How to approach local businesses for support 

From cash donations to equipment contributions, local businesses can be a valuable income stream for your school. Justin Smith asks, ‘How can you maximise your chances of getting support from local businesses?’

Income generation remains a hot topic in our schools, with many savvy school business leaders becoming more and more tuned in to sustainable ways of raising additional income. Many are adopting innovative approaches to engaging with potential supporters and sponsors to help fund new initiatives and projects in schools.

Any fundraising plan adopted by a school should include multiple routes to funding aspirational projects – from traditional grant funding and lettings income, to crowdfunding and business sponsorships. Engaging more closely with community and local business can bring a myriad of benefits to all parties.

Clarity and purpose
Schools should be crystal clear on what they are looking for from the relationship with a partner business, defining precisely what type of support they’re seeking – financial donations or in-kind expert advice – and, of course, what benefits they can offer to the business. It is also very important to link potential donations or financial support to a specific project – sponsors are far more likely to willingly engage with the school if they can see their input directly impacts on the children at the school.

Whilst any partnership should be driven, ultimately, by what’s best for the school, all successful relationships – at any level – function best if they offer ‘win-win’ scenarios to all parties. Schools can gain access to business mentors, volunteers, financial support, careers advice etc. Businesses, meanwhile, are able to forge stronger connections with their communities and, potentially, access a talent pool for the future.

Some businesses may prefer a low-level, light-touch association with their local school, whilst others may be keen to offer tangible and overt support. Businesses may be motivated for altruistic reasons or by desires to meet their corporate social responsibility (CSR) expectations. Either way, it is crucial the school understands what it can offer in return – from a web placement on the school’s ‘business sponsorship directory’ to an appearance in the school newsletter. Similarly, schools need to understand the expectations of the sponsor and what the ground rules are – and just how involved the partner expects to be in the project they’re supporting. They’ll want to consider how the community views the partnership, too, and you could develop questionnaires to engage with your parent groups (PTA etc.) to assess their views.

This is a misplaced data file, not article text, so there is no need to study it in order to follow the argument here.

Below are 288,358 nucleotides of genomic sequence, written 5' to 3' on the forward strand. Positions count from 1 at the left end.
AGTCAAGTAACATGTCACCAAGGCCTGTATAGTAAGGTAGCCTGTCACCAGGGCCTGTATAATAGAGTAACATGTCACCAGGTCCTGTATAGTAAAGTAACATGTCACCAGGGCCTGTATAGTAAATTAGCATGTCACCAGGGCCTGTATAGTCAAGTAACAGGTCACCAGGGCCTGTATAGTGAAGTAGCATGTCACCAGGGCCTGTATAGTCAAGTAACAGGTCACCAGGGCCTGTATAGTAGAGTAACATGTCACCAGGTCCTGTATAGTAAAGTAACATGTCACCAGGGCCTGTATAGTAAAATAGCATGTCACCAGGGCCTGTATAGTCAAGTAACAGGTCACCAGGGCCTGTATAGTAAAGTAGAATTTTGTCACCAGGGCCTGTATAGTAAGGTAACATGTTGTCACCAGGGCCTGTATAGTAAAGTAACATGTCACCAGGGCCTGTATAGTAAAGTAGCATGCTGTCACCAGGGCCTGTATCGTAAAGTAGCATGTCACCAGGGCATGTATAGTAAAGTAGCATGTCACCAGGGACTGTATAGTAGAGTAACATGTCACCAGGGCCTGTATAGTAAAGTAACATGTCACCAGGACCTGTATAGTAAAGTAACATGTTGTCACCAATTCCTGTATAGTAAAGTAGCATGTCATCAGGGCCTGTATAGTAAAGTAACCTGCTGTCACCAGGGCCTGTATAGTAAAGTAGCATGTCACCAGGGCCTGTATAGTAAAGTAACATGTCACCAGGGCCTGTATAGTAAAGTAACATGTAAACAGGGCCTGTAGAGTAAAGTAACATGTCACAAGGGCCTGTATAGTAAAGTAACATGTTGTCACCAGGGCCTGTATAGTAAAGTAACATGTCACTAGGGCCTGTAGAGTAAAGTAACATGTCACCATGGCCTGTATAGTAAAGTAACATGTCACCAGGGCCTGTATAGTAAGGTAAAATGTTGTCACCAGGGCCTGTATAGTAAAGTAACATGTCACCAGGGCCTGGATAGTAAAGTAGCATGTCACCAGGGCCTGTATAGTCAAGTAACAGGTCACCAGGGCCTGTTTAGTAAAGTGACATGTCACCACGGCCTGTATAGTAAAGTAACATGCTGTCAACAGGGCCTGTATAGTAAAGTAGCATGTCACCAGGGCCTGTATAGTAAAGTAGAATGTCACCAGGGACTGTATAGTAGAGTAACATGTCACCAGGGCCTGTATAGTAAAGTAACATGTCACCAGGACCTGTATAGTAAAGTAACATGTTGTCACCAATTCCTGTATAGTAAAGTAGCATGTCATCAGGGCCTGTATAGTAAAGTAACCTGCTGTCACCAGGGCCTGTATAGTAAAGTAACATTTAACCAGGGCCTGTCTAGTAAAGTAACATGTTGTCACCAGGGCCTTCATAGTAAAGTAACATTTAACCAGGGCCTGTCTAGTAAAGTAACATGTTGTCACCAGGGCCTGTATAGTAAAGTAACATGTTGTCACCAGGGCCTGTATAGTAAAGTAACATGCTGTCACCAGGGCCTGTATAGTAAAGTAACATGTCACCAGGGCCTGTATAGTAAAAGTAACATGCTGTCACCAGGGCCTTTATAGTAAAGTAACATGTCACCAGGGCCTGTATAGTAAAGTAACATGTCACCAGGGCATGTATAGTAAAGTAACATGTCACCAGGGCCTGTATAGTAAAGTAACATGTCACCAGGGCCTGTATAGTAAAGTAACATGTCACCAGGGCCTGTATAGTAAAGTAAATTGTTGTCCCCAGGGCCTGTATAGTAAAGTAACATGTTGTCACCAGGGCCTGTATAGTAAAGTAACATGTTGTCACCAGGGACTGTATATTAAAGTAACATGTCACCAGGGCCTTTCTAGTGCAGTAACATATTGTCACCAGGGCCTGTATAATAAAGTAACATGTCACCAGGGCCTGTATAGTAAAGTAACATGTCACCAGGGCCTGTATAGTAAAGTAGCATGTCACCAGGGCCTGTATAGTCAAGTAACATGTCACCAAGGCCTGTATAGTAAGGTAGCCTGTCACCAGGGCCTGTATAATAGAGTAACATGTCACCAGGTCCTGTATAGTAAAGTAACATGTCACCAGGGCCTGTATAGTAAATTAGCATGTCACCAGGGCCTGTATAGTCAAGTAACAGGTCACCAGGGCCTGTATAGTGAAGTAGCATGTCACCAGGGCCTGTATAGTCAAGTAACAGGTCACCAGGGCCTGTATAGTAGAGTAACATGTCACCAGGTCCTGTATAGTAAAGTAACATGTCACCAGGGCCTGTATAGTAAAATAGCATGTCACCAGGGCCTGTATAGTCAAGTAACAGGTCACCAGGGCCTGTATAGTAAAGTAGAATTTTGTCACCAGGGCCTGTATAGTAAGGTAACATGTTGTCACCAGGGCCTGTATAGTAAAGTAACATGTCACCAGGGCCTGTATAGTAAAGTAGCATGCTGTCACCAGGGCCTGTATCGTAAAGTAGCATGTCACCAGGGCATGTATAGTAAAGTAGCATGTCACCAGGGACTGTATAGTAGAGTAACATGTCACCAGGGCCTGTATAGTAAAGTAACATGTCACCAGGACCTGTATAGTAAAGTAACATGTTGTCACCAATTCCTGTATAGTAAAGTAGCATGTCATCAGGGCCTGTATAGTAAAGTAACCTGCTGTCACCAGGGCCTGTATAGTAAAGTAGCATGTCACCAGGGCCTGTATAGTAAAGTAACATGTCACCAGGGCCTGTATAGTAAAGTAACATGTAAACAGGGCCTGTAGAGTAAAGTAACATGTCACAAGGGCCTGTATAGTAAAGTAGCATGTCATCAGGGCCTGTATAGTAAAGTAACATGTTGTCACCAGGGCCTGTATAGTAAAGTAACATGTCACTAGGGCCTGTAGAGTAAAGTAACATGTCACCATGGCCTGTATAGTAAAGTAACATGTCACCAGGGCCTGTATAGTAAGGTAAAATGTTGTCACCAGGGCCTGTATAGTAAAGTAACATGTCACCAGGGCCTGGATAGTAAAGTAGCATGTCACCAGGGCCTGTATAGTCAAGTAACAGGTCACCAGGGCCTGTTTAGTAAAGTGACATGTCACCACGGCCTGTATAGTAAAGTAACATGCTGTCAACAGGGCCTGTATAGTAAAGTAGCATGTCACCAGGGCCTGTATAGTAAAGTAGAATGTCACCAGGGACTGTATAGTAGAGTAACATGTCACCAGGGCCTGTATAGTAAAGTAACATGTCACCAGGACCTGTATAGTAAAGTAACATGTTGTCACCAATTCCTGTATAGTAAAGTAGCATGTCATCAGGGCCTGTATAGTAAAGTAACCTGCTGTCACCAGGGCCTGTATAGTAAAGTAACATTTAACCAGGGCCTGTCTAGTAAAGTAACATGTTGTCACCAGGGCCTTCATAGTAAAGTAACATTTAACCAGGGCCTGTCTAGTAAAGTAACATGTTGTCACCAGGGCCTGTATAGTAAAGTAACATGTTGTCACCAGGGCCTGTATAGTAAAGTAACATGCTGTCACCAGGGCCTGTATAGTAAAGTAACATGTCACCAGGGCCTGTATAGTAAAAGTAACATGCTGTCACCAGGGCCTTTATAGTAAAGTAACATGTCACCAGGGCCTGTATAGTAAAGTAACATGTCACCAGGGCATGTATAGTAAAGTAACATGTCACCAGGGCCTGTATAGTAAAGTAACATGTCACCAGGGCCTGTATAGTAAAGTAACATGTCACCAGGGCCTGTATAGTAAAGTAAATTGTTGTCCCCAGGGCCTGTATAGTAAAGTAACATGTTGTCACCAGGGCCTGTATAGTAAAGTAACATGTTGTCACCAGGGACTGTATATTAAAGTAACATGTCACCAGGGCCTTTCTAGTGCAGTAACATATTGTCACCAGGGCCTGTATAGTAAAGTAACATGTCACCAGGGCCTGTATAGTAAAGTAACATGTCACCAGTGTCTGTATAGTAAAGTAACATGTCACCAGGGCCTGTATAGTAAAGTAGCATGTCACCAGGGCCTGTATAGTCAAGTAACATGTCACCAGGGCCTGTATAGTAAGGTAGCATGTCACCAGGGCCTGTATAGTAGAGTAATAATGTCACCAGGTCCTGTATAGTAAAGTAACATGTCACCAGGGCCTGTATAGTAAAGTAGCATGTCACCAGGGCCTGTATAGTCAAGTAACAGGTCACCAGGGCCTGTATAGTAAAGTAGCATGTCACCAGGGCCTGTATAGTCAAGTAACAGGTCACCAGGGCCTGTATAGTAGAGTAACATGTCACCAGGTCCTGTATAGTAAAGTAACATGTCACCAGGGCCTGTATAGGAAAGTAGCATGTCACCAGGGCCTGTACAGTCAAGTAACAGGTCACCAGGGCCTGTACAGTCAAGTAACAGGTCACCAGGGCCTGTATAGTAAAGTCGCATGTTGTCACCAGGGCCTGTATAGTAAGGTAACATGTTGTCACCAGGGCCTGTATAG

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Care should be taken in selecting which organisations to approach when promoting sponsorship opportunities – risk to reputational damage can be significant for both parties.

Of course, schools need to apply due diligence and consider, carefully, any commercial relationship they develop with an external organisation. The safest, and most obvious, place to start is with suppliers. Schools have trading relationships with suppliers and a degree of trust that may have been cemented over a number of years.

Alternatively, schools may need to search out specific businesses to meet their needs. For example, school leaders looking for a specific service or support should reach out to a business that has expertise in that area. Parents, too, ought to be asked if they can suggest suitable partners. Much may depend on the location of the school; being surrounded by growing, high-tech, micro businesses may offer different opportunities to those schools located in traditional industrial heartlands.

Options and opportunities
There are many examples where schools are operating commercial partnerships successfully with business –introducing a number of ‘sponsorship package’s that suit various needs and budgets, for example. Tiered scale options – such as a bronze, silver or gold packages – allow a partner business to select the appropriate level of support. In return, the school offers a sliding scale of promotion and advertising opportunities – from appearing in an event programme to regular posts on social media channels.

Additionally, a ‘business directory’ on the school website allows selected businesses an opportunity to raise their profile for an annual fee. Regular subscriptions from trusted, local businesses offers a win-win for both parties and, over time, helps cultivate those relationships so the school is in a great position to ask for more support another time.

As is the case with all successful income generation schemes, if time, co-ordinated effort and thought is invested up-front schools can enjoy lucrative and sustainable relationships with business. Innovative school programmes and fundraising campaigns can have a real impact on the lives of children, supporting projects our diminishing budgets cannot sustain.

Justin Smith is managing director of Chameleon Training and Consultancy.

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